Daniel Pink and Good Schools
Dan Pink is hot these days within NAIS-- the keynote speaker in March for the annual convention, he was excellent. His book is a very user-friendly introduction of what to think about when considering what the fast changing world will demand of us in the years to come.
The book, A Whole New Mind, has two subtitles: first was Moving from the Information Age to the Conceptual Age, and then the paperback went to something I like less, Why Right Brainers Will Rule the Future.
We read it for summer faculty reading in Summer 2006, only months after the books publication, and I was proud to be in early on this curve. I was greatly energized and enthused, and jokingly suggested we change our name, in the way that schools are named for educational philosophers, i.e. Montesorri schools, from Saklan Valley School to the Pink School of Saklan Valley. (It didn't fly-- his name doesn't really work in this mode).
I didn't know what resistance I'd encounter-- but the primary opposition was from some left-leaning teachers, young, who seemed too worried that this was combatively competitive book: we need to teach kids how to compete in the economy and let that drive our curriculum. I tried to reply to the contrary: it offers a very holistic, healthily balanced response the anxieties of a changing world. Some seem to say that the competition from abroad demands we teach students ever more math, science, and computer programming, and while Pink doesn't say we shouldn't, he does insist we think about this more broadly than by any narrow and rigid thinking.
High Concept, High Touch is Pink's reduction, and I love it. I could imagine putting it above the gates: enter here for an education that teaches broad, rich, creative and analytical thinking, and teaches care and compassion. These are the skills required for the 21st century, because they are what cannot be easily outsourced or easily automated. Schools can do well to regularly ask of themselves what more can we do to teach our students to think larger and care better.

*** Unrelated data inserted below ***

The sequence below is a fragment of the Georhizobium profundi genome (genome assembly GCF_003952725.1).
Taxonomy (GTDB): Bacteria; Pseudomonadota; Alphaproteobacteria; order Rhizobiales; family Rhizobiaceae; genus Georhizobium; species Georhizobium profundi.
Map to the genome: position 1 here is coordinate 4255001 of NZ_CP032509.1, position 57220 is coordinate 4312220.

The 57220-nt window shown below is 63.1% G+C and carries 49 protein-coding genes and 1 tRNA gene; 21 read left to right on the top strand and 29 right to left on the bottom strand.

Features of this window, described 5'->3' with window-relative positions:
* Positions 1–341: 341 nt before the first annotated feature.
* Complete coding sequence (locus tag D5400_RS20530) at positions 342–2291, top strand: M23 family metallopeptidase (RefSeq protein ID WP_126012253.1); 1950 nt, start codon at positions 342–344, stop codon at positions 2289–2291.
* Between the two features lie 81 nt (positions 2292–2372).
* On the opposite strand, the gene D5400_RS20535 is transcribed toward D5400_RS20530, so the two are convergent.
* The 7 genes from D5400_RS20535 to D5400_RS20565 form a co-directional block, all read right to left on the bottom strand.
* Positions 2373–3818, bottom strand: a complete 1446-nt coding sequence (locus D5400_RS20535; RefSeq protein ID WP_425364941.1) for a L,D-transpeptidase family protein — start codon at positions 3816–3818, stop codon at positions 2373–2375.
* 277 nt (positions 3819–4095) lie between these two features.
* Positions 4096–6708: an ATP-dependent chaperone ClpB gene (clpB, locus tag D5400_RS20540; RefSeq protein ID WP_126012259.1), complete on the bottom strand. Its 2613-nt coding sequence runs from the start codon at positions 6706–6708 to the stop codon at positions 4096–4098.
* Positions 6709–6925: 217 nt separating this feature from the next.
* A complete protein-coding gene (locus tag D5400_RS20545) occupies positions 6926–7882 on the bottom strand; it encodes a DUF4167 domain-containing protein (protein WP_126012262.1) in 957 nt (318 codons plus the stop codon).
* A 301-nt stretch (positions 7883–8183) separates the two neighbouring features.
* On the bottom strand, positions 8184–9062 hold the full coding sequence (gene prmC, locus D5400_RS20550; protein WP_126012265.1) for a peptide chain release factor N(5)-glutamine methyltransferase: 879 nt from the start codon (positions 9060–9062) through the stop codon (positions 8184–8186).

The book, which is just a treat to read, more so than almost any others in its class, breaks it down further into six "senses." I think Pink flopped on that word choice-- sense doesn't quite get it, aptitude maybe would be better, or skill, or capability. Here's the list: Design, Story, Empathy, Play, Symphony, and Meaning. For each, Pink, in an almost impish tone full of vigor and humor, shares 5-10 distinct activities which will strengthen this sense.
For each, we at Saklan considered how we already teach them, and then brainstormed what more could done. Six months later, I took a template from Pat Bassett, in which he cited examples of best practice in each of the six senses from his observations at NAIS schools, and adapted it. For each, I inserted examples from our own school, and suggestions how we might extend it, and then shared it with faculty, board, parent, and community groups. (thanks Pat). Using Pat's template (just download it from his site), this is an easy and fun thing to do, and makes for a really engaging presentation. Meanwhile, I think that by highlighting especially successful applications, highlighting them in front of large audiences, there is some likelihood of reinforcing what is already done, and stimulating further development.
The particular list I like, but don't love. I think symphony is poorly labeled and meaning a bit new-agey and abstract. But read the book, read it in a group, read it along with Gardener, maybe Sternberg, and then as a school community generate your own lists of 21st century success aptitudes. Pink is a great stepping off place.